Trump Posts $175 Million, Preventing Seizure of Buildings in Civil Fraud Case

Days before President Trump posted bond, he said on social media that he had nearly $500 million in cash but intended to use much of it on his presidential camp
Trump Posts $175 Million, Preventing Seizure of Buildings in Civil Fraud Case
Former President Donald Trump speaks to the media during a break in a pretrial hearing at a criminal court in New York on March 25, 2024. (Brendan McDermid-Pool/Getty Images)
Catherine Yang
Former President Donald Trump has posted a $175 million bond in his New York civil fraud case, meeting the 10-day deadline given on March 25 and staying execution of judgment in the case.

The payment prevents any seizure of President Trump’s assets as his appeal of the case is heard.

“As promised, President Trump has posted bond. He looks forward to vindicating his rights on appeal and overturning this unjust verdict,” the president’s attorney Alina Habba said in a statement.

Knight Specialty Insurance Company, based in Los Angeles, put up the bond.

New York Attorney General Letitia James sued the 45th president in 2022, accusing him of inflating his net worth and defrauding insurers and banks, and therefore the public, in Trump Organization annual statements of financial condition.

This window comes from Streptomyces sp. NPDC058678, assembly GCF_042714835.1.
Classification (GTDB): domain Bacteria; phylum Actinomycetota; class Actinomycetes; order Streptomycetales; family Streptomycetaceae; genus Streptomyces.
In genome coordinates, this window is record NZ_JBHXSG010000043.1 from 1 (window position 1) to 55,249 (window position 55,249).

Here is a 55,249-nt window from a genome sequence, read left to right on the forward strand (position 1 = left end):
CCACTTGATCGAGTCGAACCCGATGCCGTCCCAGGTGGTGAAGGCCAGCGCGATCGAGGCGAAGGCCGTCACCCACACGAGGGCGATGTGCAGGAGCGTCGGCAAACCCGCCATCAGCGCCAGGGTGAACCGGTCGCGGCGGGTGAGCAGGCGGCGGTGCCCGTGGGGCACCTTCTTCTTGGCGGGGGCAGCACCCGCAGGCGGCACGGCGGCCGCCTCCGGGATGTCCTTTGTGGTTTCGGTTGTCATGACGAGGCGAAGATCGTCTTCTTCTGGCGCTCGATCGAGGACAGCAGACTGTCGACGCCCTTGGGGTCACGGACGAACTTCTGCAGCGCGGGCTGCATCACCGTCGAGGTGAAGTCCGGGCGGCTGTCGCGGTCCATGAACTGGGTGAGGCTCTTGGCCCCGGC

Eric Trump, Donald Trump Jr., former Trump Organization CFO Allen Weisselberg and comptroller Jeffrey McConney, and several Trump Organization holding companies were named codefendants in the case presided over by New York Supreme Court Justice Arthur Engoron in a three-month bench trial.

The judge ultimately ordered $363 million disgorgement with 9 percent backdated interest, totaling $464 million, with the lion’s share to be paid by President Trump; as well as prohibiting the defendants from holding director positions in any business or legal entity in New York for a period of time, and a minimum three-year monitorship of Trump Organization after which there may be additional penalties.

The posting of the judgment amount was not required in order for President Trump to appeal the case, but had been a requirement to stay enforcement of the judgment in the meantime.

“I’ll fight this all the way up to the U.S. Supreme Court if necessary,” President Trump told Fox News days before the deadline. “They can’t take away your property before you’ve had a chance to appeal the decision of a Trump-hating, incompetent judge who has been overturned more than any judge in the state.”

Days before President Trump posted bond, he said on social media that he had nearly $500 million in cash but intended to use much of it on his presidential campaign. He accused his political opponents of trying to make him spend that cash fund on legal battles rather than on his campaign for president.

‘Impossible’ Bond Lowered

State law would have required President Trump to post the full judgment amount within 30 days in order to stay the execution of judgment, but the appellate court lowered the $454 million requirement to $175 million on the last day of the deadline. It gave him a 10-day window to post the new amount, and did not comment on the underlying reasons for the change.